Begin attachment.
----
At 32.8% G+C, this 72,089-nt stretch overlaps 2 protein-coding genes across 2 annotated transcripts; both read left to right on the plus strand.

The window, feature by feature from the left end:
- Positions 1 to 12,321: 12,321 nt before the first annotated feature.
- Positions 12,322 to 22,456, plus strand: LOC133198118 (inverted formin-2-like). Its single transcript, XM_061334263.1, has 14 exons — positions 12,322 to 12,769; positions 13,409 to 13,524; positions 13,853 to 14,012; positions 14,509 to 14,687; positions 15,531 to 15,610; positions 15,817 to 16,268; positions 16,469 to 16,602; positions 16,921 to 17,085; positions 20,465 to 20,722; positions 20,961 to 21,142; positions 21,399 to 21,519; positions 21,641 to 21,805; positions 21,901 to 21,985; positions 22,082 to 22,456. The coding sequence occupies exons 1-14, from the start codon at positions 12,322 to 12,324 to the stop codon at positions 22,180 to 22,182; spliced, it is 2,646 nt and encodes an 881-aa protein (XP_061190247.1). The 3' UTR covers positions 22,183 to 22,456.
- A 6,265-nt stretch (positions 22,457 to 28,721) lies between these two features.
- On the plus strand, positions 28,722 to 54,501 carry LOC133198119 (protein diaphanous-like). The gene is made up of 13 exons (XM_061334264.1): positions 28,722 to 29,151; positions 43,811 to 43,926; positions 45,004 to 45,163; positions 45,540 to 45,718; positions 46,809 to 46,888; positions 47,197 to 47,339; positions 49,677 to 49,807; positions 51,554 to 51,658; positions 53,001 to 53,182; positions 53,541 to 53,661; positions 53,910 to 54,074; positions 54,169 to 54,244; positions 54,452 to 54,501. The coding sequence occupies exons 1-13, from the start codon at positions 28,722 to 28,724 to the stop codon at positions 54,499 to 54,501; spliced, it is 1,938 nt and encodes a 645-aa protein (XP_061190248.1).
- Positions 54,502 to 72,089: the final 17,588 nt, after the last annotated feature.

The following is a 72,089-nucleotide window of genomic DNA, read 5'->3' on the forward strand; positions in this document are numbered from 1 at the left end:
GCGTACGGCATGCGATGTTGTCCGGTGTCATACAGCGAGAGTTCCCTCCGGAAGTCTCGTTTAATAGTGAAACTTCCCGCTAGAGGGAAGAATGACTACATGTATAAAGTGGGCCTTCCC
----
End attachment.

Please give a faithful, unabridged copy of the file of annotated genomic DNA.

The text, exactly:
At 32.8% G+C, this 72,089-nt stretch overlaps 2 protein-coding genes across 2 annotated transcripts; both read left to right on the plus strand.

The window, feature by feature from the left end:
- Positions 1 to 12,321: 12,321 nt before the first annotated feature.
- Positions 12,322 to 22,456, plus strand: LOC133198118 (inverted formin-2-like). Its single transcript, XM_061334263.1, has 14 exons — positions 12,322 to 12,769; positions 13,409 to 13,524; positions 13,853 to 14,012; positions 14,509 to 14,687; positions 15,531 to 15,610; positions 15,817 to 16,268; positions 16,469 to 16,602; positions 16,921 to 17,085; positions 20,465 to 20,722; positions 20,961 to 21,142; positions 21,399 to 21,519; positions 21,641 to 21,805; positions 21,901 to 21,985; positions 22,082 to 22,456. The coding sequence occupies exons 1-14, from the start codon at positions 12,322 to 12,324 to the stop codon at positions 22,180 to 22,182; spliced, it is 2,646 nt and encodes an 881-aa protein (XP_061190247.1). The 3' UTR covers positions 22,183 to 22,456.
- A 6,265-nt stretch (positions 22,457 to 28,721) lies between these two features.
- On the plus strand, positions 28,722 to 54,501 carry LOC133198119 (protein diaphanous-like). The gene is made up of 13 exons (XM_061334264.1): positions 28,722 to 29,151; positions 43,811 to 43,926; positions 45,004 to 45,163; positions 45,540 to 45,718; positions 46,809 to 46,888; positions 47,197 to 47,339; positions 49,677 to 49,807; positions 51,554 to 51,658; positions 53,001 to 53,182; positions 53,541 to 53,661; positions 53,910 to 54,074; positions 54,169 to 54,244; positions 54,452 to 54,501. The coding sequence occupies exons 1-13, from the start codon at positions 28,722 to 28,724 to the stop codon at positions 54,499 to 54,501; spliced, it is 1,938 nt and encodes a 645-aa protein (XP_061190248.1).
- Positions 54,502 to 72,089: the final 17,588 nt, after the last annotated feature.

The following is a 72,089-nucleotide window of genomic DNA, read 5'->3' on the forward strand; positions in this document are numbered from 1 at the left end:
GCGTACGGCATGCGATGTTGTCCGGTGTCATACAGCGAGAGTTCCCTCCGGAAGTCTCGTTTAATAGTGAAACTTCCCGCTAGAGGGAAGAATGACTACATGTATAAAGTGGGCCTTCCC